It’s funny the rabbit trails our minds follow. I was just standing next to the dryer, folding my husband’s shirts, one day when I noticed it. The shirt in question was no longer white, but rather a baby blue because of a previous laundry incident (I admit: I rarely separate laundry as I was taught. Instead, I take the easy road and just throw it all in, hoping for the best. Sometimes it works out, and other times, we get to enjoy clothes with brand-new, unique colors. My family graciously wears them regardless… most of the time.)
Anyway, it was the new color of that used-to-be-white shirt that caused me to notice them: the unmistakable marks we leave on each other. I have forever changed the color of my husband’s shirt.
(This is where that rabbit trail comes into play.)
I started to wonder: how else have I left my mark on those around me?
Of course, with someone like my husband, there are plenty of tangible marks… like the messed up laundry and the various household items I’ve bought for him (like the ceramic coffee mug that looks like one of those paper, throw-away cups, or the super-comfy jacket hanging on the coat rack that speaks more of my obsession with Horny Toad than any interest he might have in the Pacific Northwest clothing company).
But what about the stuff that isn’t stored in hall closets or pantries, but rather in the deep crevasses of our soul?
There are way too many ways I might negatively affect those around me (check out Acts 14:2 and Proverbs 17:22 for starters). In fact, just like my laundry method, it’s a whole lot easier to negatively impact someone than it is to make a positive impact. We really have to try to leave a good mark. [And be thankful there’s grace to cover the moments we don’t.]
One translation of the second of those two verses goes like this: “A joyful heart is good medicine, but depression drains one’s strength.”
But you know what? I’m just going to come out and say it: we all go through periods of depression. We all whine and complain (probably a lot more than we might realize). So we’re all going to sap others’ strength at some point (or many points) along the way.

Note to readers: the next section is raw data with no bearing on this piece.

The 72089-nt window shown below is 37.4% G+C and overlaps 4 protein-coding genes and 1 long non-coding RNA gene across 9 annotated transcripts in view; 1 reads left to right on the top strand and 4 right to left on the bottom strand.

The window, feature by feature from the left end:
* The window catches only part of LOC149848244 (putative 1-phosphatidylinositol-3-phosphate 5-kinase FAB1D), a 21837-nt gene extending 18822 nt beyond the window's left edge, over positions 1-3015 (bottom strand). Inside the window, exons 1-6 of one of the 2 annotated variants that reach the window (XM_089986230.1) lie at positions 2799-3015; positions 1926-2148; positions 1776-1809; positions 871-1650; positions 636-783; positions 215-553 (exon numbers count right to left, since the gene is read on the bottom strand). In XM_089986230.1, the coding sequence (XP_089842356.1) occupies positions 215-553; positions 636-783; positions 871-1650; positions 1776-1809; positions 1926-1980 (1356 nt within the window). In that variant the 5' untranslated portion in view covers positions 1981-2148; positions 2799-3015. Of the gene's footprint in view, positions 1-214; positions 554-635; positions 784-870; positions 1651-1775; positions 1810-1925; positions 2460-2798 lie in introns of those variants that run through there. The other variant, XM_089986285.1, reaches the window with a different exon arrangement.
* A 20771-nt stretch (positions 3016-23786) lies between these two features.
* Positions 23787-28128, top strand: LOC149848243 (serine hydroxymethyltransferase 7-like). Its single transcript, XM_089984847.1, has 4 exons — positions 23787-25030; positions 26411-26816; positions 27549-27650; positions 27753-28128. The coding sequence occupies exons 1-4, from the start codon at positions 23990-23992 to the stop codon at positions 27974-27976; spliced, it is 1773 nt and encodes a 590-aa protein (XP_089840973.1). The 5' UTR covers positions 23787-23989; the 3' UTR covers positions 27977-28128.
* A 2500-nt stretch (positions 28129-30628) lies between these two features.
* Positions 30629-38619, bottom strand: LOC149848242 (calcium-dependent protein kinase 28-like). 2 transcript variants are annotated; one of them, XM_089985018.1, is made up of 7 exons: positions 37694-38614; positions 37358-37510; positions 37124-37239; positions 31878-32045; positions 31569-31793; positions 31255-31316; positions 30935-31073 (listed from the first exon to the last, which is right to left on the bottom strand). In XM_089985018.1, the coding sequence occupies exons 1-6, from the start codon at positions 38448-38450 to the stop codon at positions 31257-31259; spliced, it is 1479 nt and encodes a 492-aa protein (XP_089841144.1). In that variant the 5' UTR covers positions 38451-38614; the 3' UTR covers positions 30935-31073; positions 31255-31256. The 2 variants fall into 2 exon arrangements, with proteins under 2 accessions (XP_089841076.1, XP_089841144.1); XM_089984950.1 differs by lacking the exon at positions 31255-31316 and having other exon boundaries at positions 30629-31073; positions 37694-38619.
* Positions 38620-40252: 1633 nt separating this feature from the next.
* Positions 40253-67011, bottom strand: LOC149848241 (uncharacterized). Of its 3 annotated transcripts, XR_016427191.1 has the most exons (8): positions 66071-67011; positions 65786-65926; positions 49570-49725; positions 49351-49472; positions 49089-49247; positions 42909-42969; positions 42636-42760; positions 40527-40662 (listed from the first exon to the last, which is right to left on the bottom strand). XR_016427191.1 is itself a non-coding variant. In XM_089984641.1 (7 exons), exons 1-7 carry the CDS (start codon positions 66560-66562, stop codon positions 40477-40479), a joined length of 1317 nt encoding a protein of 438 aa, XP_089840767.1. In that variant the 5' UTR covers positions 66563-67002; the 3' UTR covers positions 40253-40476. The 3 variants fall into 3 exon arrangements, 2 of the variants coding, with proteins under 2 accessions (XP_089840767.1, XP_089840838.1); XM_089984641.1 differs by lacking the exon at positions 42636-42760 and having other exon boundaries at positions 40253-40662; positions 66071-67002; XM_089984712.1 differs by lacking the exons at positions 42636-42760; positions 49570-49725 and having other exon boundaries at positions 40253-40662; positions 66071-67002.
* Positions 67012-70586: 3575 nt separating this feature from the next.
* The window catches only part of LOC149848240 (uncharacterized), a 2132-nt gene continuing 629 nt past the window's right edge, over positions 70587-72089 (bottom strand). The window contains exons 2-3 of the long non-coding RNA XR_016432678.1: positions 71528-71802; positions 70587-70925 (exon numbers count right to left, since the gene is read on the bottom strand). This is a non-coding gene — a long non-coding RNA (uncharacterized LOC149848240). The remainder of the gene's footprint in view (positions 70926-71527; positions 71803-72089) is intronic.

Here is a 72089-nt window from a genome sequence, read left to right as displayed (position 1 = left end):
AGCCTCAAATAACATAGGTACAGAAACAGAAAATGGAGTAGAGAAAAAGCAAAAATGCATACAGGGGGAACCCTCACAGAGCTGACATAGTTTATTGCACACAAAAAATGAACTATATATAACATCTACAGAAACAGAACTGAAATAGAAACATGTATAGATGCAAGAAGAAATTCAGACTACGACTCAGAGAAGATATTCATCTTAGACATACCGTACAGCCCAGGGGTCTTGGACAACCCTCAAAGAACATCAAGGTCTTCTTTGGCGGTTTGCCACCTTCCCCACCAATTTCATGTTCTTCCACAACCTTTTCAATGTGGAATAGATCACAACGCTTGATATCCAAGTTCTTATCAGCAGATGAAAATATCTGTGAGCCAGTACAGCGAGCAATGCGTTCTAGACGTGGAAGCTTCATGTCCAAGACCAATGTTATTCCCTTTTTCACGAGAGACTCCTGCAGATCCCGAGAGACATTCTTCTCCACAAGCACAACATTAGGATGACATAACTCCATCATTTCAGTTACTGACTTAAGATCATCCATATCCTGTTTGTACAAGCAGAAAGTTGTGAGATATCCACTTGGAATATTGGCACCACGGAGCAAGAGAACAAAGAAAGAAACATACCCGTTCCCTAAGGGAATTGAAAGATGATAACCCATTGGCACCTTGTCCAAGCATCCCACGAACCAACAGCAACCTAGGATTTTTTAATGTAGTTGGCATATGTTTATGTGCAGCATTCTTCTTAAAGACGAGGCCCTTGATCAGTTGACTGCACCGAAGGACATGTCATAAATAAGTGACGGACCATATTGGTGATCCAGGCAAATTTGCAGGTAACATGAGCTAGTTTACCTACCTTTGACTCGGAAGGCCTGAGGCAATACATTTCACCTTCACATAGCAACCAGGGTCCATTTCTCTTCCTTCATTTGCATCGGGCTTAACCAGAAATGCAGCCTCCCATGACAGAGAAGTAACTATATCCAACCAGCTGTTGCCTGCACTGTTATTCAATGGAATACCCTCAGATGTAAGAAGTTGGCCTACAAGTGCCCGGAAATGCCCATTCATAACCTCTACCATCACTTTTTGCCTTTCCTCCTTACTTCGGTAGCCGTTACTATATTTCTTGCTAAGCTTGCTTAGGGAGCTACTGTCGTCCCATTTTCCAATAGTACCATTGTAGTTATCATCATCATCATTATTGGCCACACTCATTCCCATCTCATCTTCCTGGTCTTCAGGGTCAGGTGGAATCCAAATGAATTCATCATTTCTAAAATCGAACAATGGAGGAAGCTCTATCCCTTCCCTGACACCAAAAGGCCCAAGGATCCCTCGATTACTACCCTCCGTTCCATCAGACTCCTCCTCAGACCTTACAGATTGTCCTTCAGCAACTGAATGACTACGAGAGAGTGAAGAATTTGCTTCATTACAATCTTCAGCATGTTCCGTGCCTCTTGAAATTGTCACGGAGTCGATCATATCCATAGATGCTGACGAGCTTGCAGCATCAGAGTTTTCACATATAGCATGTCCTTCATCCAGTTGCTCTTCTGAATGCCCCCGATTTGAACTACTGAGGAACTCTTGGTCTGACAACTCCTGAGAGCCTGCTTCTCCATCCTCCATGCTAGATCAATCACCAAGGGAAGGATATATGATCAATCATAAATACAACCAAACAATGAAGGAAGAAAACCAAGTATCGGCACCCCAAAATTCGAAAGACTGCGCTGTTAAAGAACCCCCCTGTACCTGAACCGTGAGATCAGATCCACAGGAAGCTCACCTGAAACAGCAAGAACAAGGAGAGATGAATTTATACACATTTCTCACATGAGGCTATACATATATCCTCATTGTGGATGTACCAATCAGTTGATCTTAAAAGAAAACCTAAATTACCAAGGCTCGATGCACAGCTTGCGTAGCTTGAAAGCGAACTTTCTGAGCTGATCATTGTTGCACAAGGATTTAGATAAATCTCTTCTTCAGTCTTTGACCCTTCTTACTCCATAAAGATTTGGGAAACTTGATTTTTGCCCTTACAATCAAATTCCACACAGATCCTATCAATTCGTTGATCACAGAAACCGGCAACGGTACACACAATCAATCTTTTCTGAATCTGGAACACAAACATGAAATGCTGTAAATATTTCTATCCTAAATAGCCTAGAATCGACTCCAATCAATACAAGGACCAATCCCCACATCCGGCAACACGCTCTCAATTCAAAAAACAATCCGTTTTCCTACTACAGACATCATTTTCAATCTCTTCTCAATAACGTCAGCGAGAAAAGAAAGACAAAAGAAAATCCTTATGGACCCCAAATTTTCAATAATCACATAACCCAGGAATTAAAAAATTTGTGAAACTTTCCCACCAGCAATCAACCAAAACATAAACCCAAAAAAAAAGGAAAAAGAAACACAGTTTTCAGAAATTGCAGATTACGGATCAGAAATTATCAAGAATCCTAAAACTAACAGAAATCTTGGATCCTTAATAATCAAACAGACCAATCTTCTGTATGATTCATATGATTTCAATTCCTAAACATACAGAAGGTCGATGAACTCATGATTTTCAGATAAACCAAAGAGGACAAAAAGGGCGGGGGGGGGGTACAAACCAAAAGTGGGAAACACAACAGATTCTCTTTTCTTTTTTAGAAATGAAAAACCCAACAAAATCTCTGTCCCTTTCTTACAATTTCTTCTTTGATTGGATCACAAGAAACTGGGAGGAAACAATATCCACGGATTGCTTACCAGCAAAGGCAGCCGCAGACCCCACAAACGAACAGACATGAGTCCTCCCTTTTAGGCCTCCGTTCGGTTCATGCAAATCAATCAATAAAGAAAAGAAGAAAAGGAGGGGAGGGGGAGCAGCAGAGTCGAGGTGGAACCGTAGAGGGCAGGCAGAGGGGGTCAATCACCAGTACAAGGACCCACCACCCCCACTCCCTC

Maybe the purpose of this verse isn’t to beat us down even further when we’re already swimming in darkness, but rather to direct us to the way out: “a joyful heart is good medicine.”
It’s an amazingly contagious — yet often elusive — feeling. And like love, it’s not just a feeling, is it? It’s a living-breathing-tough-to-make choice.
We have to choose joy. Over and over and over again.
As Rick Warren reminds us in his series entitled Joy Is a Choice, “In the book of Philippians, Paul uses the word ‘joy’ 16 times in just four chapters. As a prisoner in a Roman jail, awaiting execution, it’s pretty amazing to think that he was able to write the most positive book of the Bible during one of the darkest times of his life.”
I don’t want to “sap your strength” every time we get together, with complaining and whining. You know – those people who make you think twice about answering their call on days when you just can’t take another stresser… I want to be the one who finds joy — choosing it against all odds — even in the darkness.
Together, maybe we can choose to leave joyful marks on each others’ lives?
This previously-white-now-blue t-shirt has got me pondering more ways I can positively color the lives of those around me, instead of “draining their strength” and forcing them to hide from or try to avoid the marks I might leave on their lives.
So much for a quick laundry break… time to get back to work ;).
// Portions of this is post were originally published to my personal blog before stillnotthereyet.com was born. 🙂